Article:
By Joel Makower, Chairman & Executive Editor, GreenBiz Group
The pandemic, along with all of the bleak economic news, led me to revisit the 2016 book I co-authored with Mark Mykleby and Patrick Doherty: The New Grand Strategy: Restoring America’s Prosperity, Security and Sustainability in the 21st Century. It called for tapping into three massive pools of demand — for walkable communities, regenerative agriculture and resource productivity. Together, we said, they would create trillions of dollars of new economic activity while making our communities and our nation stronger and more resilient from any of a variety of shocks and disruptions.
Since then, we at GreenBiz have reported on a spate of studies and plans that similarly align sustainability with large-scale economic development: the circular economy (a $2 trillion opportunity), carbon tech (a trillion-dollar opportunity), sustainable food and land systems ($4.5 trillion), low-carbon cities ($24 trillion), climate action ($26 trillion) and more. As I noted last fall, trillion is the new billion. And then there’s the Green New Deal, a concept that seems to have been rekindled in the age of contagion. Read more here.
ADDITIONAL RECOMMENDED READING
- Unemployment poised to skyrocket, creating urgent need to spur renewables: Obama veteran of 2008 financial crisis, by Catherine Morehouse, Utility Dive
According to [Reed] Hundt, now founder and CEO of the Coalition for Green Capital, two broad sectors will be ripe for employment in a world where six feet of separation is the preferred form of human interaction for the foreseeable future — the virtual ecommerce economy and construction. And under construction and manufacturing, the greatest opportunities are communications, transportation and electricity infrastructure, he said.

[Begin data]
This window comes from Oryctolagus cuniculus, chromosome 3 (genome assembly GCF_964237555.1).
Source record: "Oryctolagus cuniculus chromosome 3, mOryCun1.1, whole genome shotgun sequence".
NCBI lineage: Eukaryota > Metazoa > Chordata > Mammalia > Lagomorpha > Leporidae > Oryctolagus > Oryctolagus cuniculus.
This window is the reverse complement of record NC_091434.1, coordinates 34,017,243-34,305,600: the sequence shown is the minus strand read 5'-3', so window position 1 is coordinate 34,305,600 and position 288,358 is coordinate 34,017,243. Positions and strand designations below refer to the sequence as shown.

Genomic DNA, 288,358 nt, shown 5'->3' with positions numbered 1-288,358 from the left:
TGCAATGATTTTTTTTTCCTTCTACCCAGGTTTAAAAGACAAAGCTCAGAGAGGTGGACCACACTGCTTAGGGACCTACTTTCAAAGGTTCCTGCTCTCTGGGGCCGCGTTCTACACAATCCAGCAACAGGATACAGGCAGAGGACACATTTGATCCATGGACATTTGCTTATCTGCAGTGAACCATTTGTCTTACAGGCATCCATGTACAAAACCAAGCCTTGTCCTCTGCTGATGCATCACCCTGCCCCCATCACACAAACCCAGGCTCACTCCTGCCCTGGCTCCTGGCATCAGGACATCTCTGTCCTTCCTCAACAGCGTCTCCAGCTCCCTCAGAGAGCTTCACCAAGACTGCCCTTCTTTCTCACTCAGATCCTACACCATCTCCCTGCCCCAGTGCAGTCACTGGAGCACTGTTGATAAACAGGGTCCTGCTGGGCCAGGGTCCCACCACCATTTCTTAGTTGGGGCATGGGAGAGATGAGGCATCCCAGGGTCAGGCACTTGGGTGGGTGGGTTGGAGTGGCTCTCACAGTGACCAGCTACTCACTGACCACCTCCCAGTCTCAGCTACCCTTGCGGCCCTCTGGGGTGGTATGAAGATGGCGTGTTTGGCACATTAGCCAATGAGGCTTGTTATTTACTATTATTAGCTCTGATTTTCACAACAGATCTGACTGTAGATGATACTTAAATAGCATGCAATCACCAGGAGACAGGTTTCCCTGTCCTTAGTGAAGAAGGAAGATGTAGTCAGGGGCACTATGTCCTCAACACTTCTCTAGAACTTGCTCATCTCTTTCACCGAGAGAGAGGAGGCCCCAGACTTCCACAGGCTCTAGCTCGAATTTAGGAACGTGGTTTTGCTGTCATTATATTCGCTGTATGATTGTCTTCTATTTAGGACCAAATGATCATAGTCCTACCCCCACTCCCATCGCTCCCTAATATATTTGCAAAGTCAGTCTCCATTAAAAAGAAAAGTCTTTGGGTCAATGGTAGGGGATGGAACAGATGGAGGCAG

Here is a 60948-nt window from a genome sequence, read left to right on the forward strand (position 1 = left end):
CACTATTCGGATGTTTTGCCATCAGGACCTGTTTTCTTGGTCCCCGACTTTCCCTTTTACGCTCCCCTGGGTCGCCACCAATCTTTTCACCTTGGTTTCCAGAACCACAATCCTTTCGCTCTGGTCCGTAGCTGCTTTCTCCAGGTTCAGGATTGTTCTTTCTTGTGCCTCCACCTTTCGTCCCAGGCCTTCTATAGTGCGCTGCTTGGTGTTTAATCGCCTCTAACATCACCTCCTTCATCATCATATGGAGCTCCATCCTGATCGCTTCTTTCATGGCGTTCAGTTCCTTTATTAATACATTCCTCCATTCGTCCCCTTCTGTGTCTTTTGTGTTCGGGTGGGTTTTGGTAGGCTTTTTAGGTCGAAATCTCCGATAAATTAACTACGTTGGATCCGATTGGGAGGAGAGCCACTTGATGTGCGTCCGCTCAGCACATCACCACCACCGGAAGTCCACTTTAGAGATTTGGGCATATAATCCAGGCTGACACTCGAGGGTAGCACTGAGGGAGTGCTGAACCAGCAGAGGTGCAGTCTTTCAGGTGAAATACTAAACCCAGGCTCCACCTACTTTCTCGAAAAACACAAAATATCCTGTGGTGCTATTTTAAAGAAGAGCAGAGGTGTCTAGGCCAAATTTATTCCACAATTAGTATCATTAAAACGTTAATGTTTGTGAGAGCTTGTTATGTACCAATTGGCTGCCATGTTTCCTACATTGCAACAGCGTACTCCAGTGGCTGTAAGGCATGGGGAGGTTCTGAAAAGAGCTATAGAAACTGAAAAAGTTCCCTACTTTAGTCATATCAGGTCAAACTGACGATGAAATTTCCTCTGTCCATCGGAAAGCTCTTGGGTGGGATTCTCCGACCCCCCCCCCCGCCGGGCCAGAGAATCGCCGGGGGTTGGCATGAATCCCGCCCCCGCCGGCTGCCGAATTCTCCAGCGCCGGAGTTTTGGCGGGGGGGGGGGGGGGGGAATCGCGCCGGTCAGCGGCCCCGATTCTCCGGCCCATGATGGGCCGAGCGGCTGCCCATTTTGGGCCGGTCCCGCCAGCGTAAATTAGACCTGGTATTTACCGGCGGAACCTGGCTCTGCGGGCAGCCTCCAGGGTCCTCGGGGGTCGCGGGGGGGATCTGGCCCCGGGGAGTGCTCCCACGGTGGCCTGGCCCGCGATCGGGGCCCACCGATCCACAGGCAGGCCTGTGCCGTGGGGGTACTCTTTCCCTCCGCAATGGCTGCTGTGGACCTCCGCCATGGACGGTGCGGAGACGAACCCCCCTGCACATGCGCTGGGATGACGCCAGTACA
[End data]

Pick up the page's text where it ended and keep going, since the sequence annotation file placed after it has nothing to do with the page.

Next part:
- Coal-fired power plants finding new uses as data centers, clean energy hubs, by Karen Uhlenhuth, Energy News Network. Since 2014, a company in St. Louis that focuses on acquiring properties with environmental challenges and preparing them for development has purchased seven shuttered coal-fired plants — six of them in the Midwest — with a combined capacity of 3,700 MW.
SOLAR POWER WORLD PODCAST
Contractors Corner: Paradise Energy Solutions
Four brothers started Paradise Energy Solutions 10 years ago to help farmers reduce energy costs in Lancaster County, Pennsylvania. The company has since grown into six additional states and expanded into the residential and commercial markets. Paradise Energy views its mission as building trusting relationships within its communities. In this episode of the Contractors Corner podcast, Solar Power World editor-in-chief Kelly Pickerel talks with Dale Good, president and CEO of Paradise Energy Solutions, about the company’s beginnings in Pennsylvania Dutch Country and its transition into larger markets.